A Brief Summary of the Joint Service Small Arms Program

By James Martineau,

In the 1970s, the stockpiles of sidearms in the US military were beginning to wear out and it became clear that a replacement would be needed. This combined with the inefficiency of the Air Force having 25 different handguns in its inventory obliged the U.S. Congress to encourage the Department of Defense to procure a new handgun that would serve all branches. The United States Joint Service Small Arms Program of the 1980s was designed to consolidate the plethora of small arms being used by the U.S. Armed Forces into one efficient package. Despite being edged out by the Sig Sauer P226 in a number of testing areas, financial reasons decided that the Beretta M9 would be the sidearm for all branches of the U.S. military.

The first series of tests were conducted by the U.S. Air Force but the Army rejected the result of the testing as they were dissatisfied with the sand, mud and extreme temperature testing. In 1981, the Army was given control of the testing and it was renamed the XM9 project. The Army required that the submitted pistol would be subject to 85 requirements. Among these requirements were that the handguns were to be chambered in 9mm NATO, they would have a detachable magazine with at least a 13 round capacity, a magazine catch ejecting the magazine with the use of one hand, double-action and single-action operation, a slide stop that locks open when the magazine is empty and a 5,000 round durability of no more than eight malfunctions. Basically, it was a battle of the new wonder nines being developed during the 70s and 80s.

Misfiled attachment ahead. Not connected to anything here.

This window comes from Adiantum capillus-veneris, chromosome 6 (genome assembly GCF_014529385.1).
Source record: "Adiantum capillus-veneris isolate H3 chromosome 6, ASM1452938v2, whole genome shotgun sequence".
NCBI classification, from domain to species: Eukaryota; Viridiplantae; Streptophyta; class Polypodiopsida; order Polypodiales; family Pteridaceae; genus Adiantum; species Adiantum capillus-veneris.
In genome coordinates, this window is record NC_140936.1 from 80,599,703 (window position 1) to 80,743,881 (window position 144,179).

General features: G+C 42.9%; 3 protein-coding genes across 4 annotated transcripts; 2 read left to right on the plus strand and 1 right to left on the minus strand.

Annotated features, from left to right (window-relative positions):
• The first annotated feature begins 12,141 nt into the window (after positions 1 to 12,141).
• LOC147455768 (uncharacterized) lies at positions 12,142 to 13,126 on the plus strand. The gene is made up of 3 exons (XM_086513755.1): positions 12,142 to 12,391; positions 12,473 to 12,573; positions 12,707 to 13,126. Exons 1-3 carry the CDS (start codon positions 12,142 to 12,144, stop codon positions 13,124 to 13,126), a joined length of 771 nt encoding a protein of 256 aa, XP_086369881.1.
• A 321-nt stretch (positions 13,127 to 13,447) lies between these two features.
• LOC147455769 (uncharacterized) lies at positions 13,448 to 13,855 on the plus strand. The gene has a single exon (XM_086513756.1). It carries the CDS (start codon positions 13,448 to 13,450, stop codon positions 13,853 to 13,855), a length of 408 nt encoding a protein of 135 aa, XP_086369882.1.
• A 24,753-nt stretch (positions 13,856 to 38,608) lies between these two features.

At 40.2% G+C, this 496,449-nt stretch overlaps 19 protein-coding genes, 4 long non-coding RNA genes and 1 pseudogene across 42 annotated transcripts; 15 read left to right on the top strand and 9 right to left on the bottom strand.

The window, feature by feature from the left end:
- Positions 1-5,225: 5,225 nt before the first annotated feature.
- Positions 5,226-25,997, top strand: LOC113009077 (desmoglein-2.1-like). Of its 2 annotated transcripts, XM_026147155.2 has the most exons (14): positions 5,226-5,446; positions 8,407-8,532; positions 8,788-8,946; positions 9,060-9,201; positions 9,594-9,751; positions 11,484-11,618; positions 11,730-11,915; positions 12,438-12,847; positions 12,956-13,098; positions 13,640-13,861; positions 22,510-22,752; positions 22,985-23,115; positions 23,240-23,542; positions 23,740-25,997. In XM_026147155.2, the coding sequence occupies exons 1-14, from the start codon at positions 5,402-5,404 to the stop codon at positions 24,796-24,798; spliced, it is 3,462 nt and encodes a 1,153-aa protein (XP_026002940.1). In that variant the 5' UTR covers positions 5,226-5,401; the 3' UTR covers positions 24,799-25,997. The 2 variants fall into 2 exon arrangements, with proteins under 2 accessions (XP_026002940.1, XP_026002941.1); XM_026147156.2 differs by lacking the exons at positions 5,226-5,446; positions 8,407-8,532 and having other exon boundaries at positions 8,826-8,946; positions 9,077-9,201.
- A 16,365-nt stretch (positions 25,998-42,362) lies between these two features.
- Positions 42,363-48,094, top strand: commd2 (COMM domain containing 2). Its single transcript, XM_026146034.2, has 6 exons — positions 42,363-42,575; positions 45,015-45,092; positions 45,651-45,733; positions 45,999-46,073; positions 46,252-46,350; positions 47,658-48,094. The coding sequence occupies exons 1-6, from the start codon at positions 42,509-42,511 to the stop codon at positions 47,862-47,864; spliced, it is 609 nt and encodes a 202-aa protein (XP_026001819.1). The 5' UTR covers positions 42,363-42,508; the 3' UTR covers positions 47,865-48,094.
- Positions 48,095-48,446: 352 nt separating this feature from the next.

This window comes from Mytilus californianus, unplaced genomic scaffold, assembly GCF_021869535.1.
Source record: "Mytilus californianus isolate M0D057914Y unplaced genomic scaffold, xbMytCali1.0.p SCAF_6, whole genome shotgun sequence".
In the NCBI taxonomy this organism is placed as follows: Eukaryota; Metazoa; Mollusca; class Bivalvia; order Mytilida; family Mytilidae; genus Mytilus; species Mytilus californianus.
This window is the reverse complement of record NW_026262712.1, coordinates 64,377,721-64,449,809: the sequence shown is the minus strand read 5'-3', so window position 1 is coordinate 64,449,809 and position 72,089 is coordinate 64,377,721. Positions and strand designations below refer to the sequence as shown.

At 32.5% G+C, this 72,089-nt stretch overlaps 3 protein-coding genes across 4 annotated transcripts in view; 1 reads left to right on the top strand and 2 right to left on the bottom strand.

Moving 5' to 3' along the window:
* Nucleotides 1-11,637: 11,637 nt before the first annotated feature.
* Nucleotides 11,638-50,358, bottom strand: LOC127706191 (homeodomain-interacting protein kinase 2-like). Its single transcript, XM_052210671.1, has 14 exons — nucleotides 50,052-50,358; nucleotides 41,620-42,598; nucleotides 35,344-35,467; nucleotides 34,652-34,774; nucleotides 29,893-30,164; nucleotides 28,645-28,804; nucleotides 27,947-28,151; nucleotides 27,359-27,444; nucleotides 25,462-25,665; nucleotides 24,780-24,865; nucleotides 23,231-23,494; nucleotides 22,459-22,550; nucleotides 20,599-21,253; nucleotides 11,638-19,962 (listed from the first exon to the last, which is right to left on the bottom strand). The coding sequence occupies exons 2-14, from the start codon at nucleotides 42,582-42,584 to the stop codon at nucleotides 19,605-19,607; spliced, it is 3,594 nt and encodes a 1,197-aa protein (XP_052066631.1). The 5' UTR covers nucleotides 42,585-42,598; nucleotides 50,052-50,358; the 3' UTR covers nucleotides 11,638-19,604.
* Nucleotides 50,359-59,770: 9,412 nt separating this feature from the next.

There were many pistols submitted during the tests. Beretta submitted the M9 which was already in military use with Israel. Sig Sauer submitted the P226. FN submitted the BDA, which was the double-action version of the Browning Hi-Power. Colt submitted the SSP, somewhat similar in appearance to the 1911. German companies Walther and H&K submitted the P88 and P7 respectively. Smith & Wesson submitted its model 459. Steyr, fresh off their defeat by Glock for the Austrian military contracts, submitted the GB pistol.

After a dramatic second testing conducted by the army, controversy ensued due to alleged favoritism for the Beretta and Congressional involvement in 1983. A third test was conducted in 1984. Most firearms failed the rigorous reliability test. The Steyr GB, having an attractive 18 round capacity, failed reliability testing and was rejected. The Walther P88 failed the drop test and the wet and dry mud tests. Two of the tested P88 units also had cracked frames after 7,000 rounds. Government archives show that the FN BDA and the Colt SSP were voluntarily withdrawn. The HK P7 was rejected for failing reliability and salt water corrosion tests. The Smith & Wesson was rejected for failing service life tests and firing pin energy requirements. This left the Sig P226 and the Beretta 92 as the two finalists.

What led to the Beretta being selected over the Sig Sauer P226 was essentially financial considerations. Although the Sig outperformed the Beretta in a number of areas, Beretta dropped the price of their units 18 percent in an effort to outbid Sig. Ultimately, Beretta was selected as the winner of the XM9 project and was chosen as the manufacturer of its service pistol. Further attempts to contest the results of the testing failed to materialize and Beretta’s M9 served the military for nearly thirty years.

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